Mark Grealish

Cats and wizardry.


August Skies

in ireland

Sunset-lit clouds over Harold's Cross, Dublin
Rainc clouds over the Irish Sea, seen from Howth

I’ve seen mountains and deserts and lakes and forests and ice caps and snow, but nothing in this world soothes my heart like the sea breeze, the cry of gulls and clouds hung low o’er the horizon.


Race Report: DLR Bay 10k 2018

in running

  • Time: 00:47:24
  • Distance: 10.00km
  • Pace: 00:04:39/km
  • Finished: 223/1229 (18/100 normalised)
Anxious pre-race face
Myself with my medal after the run
Running route and timing per Fitbit

Previous race:Kinvara Rock and Road 10k 2018.

In comparing my experience on the DLR Bay Run with the Kinvara Rock and Road, I get the feeling of being prepared. For the DLR Bay Run I followed a running schedule, watched what I ate, and arrived fed and rested on the morning.

As an experience, I have impressions of up, down, straight, feet, and cheers, the finish gate, my medal in hand. Every runner deals with runs in their own way; in Running with the Kenyans for example, Adharanand Finn talks about how he fell back on the love for his children. I away in my head and focus on my feet and breathing, pace and form. It’s a mostly internal flow of thoughts punctuated with vignette moments of outside. Have I kept pace? What the kerb! Have I extended enough? When’s the next hill? Can I pass these other runners?

As a result: training pays off. Time and hard work on the road every day pays off. My pace per kilometre went down by 37 seconds. Even though I know these gains don’t persist, it felt incredible to finish higher in a bigger race.


Dublin Bay Cloudscape

in ireland

Although the sky around the sun got blown out to fuck, I’m really happy with this spectacular cloudscape from over Dublin Bay.

Dublin Bay cloudscape from Howth

Going to work in the Baily Lighthouse has become a high point in my career. Every day something about the job lifts me up, like on Friday when we spotted a porpoise on the way down the hill to the office, or later in the morning when my boss spotted two otters playing right outside our canteen window. Coffee and otters cannot be beaten. Even beside that the views are magnificent in every direction, in every weather.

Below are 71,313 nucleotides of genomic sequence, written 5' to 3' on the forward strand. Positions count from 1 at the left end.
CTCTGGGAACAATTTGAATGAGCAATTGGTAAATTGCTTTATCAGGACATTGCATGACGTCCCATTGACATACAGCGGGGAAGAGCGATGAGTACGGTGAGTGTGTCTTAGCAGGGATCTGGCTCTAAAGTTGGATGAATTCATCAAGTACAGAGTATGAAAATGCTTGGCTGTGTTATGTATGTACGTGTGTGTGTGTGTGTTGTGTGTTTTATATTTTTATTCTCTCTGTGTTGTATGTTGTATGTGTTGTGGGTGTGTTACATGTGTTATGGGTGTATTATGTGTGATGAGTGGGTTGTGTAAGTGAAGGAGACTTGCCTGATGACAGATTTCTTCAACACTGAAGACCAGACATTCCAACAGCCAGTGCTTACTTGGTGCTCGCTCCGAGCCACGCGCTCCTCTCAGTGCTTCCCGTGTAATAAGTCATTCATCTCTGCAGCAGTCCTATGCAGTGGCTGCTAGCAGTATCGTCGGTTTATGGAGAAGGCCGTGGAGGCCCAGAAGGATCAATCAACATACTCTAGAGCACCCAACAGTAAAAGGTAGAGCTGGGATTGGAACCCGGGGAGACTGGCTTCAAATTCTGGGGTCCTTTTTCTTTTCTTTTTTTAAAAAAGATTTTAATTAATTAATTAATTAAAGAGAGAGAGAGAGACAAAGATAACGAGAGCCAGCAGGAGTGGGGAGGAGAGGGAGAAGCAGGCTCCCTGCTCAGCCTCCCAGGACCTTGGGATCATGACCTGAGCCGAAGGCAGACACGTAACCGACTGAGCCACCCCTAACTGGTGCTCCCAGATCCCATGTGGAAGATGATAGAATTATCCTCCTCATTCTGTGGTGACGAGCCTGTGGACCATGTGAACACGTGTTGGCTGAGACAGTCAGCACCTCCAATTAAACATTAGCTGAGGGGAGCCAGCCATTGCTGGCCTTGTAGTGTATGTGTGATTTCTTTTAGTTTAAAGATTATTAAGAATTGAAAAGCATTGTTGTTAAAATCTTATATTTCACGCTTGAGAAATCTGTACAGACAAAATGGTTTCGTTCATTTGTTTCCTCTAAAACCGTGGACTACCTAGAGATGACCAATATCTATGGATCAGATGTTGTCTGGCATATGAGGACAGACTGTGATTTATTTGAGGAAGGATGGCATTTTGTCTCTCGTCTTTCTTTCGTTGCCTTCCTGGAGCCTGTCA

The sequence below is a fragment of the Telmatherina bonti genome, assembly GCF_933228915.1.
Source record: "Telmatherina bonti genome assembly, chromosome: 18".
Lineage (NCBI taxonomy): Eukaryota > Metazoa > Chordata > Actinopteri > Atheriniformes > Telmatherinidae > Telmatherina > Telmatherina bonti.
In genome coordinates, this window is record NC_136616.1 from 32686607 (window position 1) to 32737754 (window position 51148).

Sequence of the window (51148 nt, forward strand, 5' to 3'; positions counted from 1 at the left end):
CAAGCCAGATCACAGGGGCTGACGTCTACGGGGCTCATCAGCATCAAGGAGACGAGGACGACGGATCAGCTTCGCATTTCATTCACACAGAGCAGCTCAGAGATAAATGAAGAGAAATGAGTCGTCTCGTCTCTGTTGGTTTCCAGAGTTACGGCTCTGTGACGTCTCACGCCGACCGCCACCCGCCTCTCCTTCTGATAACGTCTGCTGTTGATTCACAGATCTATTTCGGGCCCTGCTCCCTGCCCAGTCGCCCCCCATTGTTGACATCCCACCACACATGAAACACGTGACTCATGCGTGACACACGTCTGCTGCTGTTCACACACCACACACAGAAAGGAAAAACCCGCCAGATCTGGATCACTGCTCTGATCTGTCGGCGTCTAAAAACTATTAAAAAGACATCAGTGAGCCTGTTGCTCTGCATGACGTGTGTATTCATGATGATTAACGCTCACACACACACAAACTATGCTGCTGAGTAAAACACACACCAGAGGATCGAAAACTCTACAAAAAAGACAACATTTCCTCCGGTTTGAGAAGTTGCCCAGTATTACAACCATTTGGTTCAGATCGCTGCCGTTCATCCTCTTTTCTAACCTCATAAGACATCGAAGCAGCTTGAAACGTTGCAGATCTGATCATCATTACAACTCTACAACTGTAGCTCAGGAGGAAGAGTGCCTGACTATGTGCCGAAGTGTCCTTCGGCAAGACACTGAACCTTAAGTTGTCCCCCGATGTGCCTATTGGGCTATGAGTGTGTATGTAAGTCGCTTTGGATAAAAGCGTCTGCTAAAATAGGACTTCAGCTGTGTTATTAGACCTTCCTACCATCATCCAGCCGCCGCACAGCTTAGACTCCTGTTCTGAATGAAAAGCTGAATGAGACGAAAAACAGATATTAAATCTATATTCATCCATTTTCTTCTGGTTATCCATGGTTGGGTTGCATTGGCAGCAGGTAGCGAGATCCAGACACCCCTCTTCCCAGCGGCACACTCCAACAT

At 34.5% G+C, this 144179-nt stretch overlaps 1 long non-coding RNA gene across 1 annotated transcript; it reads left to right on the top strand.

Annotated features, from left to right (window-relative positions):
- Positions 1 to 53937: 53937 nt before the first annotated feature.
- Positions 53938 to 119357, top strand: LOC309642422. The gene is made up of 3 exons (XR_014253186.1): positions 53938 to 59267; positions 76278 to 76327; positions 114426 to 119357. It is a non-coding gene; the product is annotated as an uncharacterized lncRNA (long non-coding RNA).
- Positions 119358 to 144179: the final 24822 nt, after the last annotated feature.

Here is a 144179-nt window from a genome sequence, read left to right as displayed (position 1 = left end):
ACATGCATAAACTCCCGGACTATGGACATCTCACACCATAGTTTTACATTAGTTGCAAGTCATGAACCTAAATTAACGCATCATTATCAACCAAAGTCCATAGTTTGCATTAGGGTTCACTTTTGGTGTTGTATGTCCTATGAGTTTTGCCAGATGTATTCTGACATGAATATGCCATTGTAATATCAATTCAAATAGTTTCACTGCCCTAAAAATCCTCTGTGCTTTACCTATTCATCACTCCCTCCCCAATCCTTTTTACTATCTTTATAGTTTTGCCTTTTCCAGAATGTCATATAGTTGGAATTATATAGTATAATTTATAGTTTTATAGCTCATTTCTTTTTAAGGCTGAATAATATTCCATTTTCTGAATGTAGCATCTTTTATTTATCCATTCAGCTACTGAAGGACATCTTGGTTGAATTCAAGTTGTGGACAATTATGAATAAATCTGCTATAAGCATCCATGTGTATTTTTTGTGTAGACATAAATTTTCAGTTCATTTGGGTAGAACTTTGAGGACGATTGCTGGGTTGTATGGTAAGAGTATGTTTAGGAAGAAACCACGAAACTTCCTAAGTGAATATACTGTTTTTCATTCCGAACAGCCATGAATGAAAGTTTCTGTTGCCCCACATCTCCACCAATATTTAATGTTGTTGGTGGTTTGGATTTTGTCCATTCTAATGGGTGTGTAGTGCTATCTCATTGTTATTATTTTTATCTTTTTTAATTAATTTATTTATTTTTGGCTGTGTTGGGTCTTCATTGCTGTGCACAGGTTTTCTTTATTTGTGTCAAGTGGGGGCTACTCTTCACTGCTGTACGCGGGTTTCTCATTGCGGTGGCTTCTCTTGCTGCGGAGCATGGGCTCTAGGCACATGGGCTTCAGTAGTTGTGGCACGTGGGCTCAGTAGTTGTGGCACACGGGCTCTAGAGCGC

The Kitties of Harold’s Cross

in animals

Lookit the lil whiskers!

Doorway kitty receiving scratches
Doorway kitty receiving scratches

🐱


Coffee is Good

in code

Currently writing a client < => server HTTP service and added some test code along the lines of “When the application starts, please GET a list of all records from the server. After you receive them DELETE the first item in the list.”

Promptly forgot about it.

Why ever, I wondered ten minutes later, does the server spew 404 and RECORD NOT FOUND errors at me when I try to get the recor-oh.


Set Zsh Tab Title Automatically Based on Folder

in code

Pre-determined tab titles

My current task at work sees me rewriting an old application from scratch. A good part of this involves me going back and forth between the old and new project folders-call them “wigwam” and “spaklepony”-to compare code. This can be difficult to keep straight in tabs as a terminal user.

A quick walk of Stack Overflow and the ZSH chpwd hook led me to a two-step solution:

  1. Add hook function to set tab title.
  2. Add chpwd hook to evaluate folder name on shell initialisation and subsequent cd calls.

Set Window Title

# set-window-title 'Neenaw weewoo'
function set-window-title {
  echo -ne "\e]0;${1}\a"
}

Set Title on cd

function -set-project-folder-title {
    if [[ $PWD =~ "Projects/sparklepony" ]]; then
        set-window-title 'Sparklepony'
    elif [[ $PWD =~ "Projects/wigwam" ]]; then
        set-window-title 'Wigwam'
    else
        set-window-title $(basename $PWD)
    fi
}

chpwd_functions=(${chpwd_functions[@]} "-set-project-folder-title")
-set-project-folder-title